Patients younger than age 50 who had transplant surgery to replace a torn or severely damaged meniscus experienced less pain and improved knee function following the surgery, a new study suggests.

However, many of these patients require additional surgery within 10 years, according to a news release from the American Academy of Orthopedic Surgeons.

The study appears in the August 5 issue of the Journal of Bone and Joint Surgery.

The release explains that the meniscus is a wedge-shaped piece of fibrocartilage in the knee that acts as a shock absorber between the thighbone and shinbone. A meniscus can be torn during sports or wear away over time as the body ages.

For younger patients with knee pain after loss of the meniscus, a meniscus transplant is performed to maintain a cushion between the two bones, stabilize the joint, prevent persistent knee pain, and to allow for greater mobility. An orthopaedic surgeon executes the knee surgery by using an arthroscope to accurately place and stitch new, transplanted meniscal tissue, the release continues.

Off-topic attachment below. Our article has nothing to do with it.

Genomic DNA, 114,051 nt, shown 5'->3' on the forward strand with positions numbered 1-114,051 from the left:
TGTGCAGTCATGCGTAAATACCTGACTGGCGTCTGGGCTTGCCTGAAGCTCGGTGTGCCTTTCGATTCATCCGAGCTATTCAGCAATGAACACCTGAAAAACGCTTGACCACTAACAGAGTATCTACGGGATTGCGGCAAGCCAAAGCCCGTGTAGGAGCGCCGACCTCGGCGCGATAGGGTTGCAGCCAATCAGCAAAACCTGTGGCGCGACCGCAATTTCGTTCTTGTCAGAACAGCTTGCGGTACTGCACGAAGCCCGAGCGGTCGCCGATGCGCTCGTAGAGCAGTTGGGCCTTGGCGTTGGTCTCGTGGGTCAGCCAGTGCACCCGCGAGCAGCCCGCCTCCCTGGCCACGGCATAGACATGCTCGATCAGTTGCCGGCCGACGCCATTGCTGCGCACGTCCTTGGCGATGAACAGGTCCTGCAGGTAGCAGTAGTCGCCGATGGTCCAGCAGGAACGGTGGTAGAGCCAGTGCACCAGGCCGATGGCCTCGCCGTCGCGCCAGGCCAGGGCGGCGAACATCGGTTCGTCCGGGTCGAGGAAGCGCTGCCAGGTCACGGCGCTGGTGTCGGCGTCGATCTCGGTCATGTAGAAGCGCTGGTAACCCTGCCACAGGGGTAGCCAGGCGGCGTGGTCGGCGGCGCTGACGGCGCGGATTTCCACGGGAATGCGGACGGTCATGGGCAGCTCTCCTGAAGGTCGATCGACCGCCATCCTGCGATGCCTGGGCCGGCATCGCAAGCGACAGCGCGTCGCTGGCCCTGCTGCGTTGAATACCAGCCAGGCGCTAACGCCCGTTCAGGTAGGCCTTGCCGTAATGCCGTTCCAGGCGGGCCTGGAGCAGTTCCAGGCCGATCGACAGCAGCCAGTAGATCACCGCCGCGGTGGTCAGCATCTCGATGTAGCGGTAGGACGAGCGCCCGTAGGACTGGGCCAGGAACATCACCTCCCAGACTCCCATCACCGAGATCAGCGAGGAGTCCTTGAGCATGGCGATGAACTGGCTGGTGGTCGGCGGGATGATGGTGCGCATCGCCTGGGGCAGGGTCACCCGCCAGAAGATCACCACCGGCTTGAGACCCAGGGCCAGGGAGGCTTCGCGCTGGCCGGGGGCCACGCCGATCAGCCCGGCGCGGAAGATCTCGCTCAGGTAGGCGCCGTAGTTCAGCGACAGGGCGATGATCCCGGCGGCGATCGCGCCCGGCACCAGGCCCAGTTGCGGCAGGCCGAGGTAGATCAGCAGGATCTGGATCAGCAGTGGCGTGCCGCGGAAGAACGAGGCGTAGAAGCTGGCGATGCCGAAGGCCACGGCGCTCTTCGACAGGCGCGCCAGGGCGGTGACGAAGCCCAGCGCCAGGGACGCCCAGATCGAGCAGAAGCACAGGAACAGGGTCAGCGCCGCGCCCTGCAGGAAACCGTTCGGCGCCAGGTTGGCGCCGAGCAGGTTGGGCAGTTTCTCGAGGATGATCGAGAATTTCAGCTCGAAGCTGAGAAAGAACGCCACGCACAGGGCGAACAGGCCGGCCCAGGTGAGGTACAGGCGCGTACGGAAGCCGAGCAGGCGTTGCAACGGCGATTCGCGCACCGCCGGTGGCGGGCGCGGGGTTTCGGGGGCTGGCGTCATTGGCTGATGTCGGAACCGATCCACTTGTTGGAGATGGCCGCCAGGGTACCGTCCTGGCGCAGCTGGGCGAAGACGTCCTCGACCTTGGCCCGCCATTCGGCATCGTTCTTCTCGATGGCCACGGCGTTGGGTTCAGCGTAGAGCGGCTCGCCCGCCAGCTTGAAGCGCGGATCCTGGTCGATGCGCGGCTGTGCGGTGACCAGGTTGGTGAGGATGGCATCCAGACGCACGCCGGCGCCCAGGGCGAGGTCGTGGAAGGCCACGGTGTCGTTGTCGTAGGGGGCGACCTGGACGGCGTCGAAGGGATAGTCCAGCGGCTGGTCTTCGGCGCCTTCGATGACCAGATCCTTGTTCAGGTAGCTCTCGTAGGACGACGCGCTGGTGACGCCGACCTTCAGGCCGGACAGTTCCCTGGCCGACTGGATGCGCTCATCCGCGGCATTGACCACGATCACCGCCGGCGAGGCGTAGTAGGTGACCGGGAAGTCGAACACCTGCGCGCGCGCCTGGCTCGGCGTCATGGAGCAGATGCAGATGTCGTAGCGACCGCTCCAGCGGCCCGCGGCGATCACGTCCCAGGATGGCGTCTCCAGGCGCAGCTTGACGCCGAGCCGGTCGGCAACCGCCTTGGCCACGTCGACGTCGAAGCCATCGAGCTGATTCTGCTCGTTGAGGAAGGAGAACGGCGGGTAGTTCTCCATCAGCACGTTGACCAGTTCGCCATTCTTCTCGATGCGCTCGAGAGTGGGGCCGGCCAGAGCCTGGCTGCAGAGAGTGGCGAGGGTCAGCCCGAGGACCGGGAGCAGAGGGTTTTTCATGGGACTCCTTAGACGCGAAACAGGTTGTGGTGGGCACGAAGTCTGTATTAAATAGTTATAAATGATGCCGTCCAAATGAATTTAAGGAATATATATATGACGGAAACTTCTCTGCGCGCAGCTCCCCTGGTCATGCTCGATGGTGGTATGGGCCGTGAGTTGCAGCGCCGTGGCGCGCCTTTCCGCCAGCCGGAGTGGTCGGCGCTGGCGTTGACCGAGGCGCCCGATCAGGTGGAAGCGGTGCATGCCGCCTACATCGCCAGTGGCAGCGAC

In their study, researchers followed 38 meniscal transplant patients under age 50, who did not have arthritis, for an average of 11 years following surgery. Patient outcomes were evaluated based on clinical, subjective, and radiographic measures, per the release.

According to the study results, 63% of meniscal transplants were viable at 10 years. Only 11% of patients with successful transplants had pain when engaging in daily activities. Also, nearly three-fourths of patients (72%) were able to take part in low-impact sports such as bicycling and swimming.

In patients who required additional surgery, the meniscal transplants lasted between 7 and 8 years after surgery, depending on which side of the knee the meniscus transplant was located, the release continues.

“This data provides surgeons with reasonable percentages that encourage delaying additional major knee surgeries related to a damaged meniscus,” says Frank R. Noyes, MD, lead study author and founder of the Noyes Knee Institute at the Cincinnati Sports Medicine & Orthopaedic Center, in the release.

“However, the longer-term function of meniscus transplants remains questionable because the survivorship rate of the transplants decreases to between 40 and 15 percent at 15 years,” Noyes states.

“Patients should be advised that this procedure is not curative in the long-term, and additional surgery will most likely be necessary,” he continues in the release.

[Source(s): American Academy of Orthopedic Surgeons, Science Daily]